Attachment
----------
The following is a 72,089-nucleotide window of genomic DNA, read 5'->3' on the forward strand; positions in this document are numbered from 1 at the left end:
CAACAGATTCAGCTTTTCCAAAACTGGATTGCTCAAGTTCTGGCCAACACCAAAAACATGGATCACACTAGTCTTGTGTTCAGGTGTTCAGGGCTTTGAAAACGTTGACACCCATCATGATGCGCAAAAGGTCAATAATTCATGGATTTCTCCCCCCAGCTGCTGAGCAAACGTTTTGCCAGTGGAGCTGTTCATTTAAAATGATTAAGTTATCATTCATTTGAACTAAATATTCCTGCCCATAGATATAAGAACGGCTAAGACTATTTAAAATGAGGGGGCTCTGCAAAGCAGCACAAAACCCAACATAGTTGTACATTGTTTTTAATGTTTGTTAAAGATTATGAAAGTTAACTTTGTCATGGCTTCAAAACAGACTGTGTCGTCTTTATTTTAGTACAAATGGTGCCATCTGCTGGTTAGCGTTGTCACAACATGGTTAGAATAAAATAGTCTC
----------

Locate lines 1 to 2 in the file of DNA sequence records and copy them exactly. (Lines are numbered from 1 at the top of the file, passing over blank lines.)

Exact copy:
The following is a 72,089-nucleotide window of genomic DNA, read 5'->3' on the forward strand; positions in this document are numbered from 1 at the left end:
CAACAGATTCAGCTTTTCCAAAACTGGATTGCTCAAGTTCTGGCCAACACCAAAAACATGGATCACACTAGTCTTGTGTTCAGGTGTTCAGGGCTTTGAAAACGTTGACACCCATCATGATGCGCAAAAGGTCAATAATTCATGGATTTCTCCCCCCAGCTGCTGAGCAAACGTTTTGCCAGTGGAGCTGTTCATTTAAAATGATTAAGTTATCATTCATTTGAACTAAATATTCCTGCCCATAGATATAAGAACGGCTAAGACTATTTAAAATGAGGGGGCTCTGCAAAGCAGCACAAAACCCAACATAGTTGTACATTGTTTTTAATGTTTGTTAAAGATTATGAAAGTTAACTTTGTCATGGCTTCAAAACAGACTGTGTCGTCTTTATTTTAGTACAAATGGTGCCATCTGCTGGTTAGCGTTGTCACAACATGGTTAGAATAAAATAGTCTC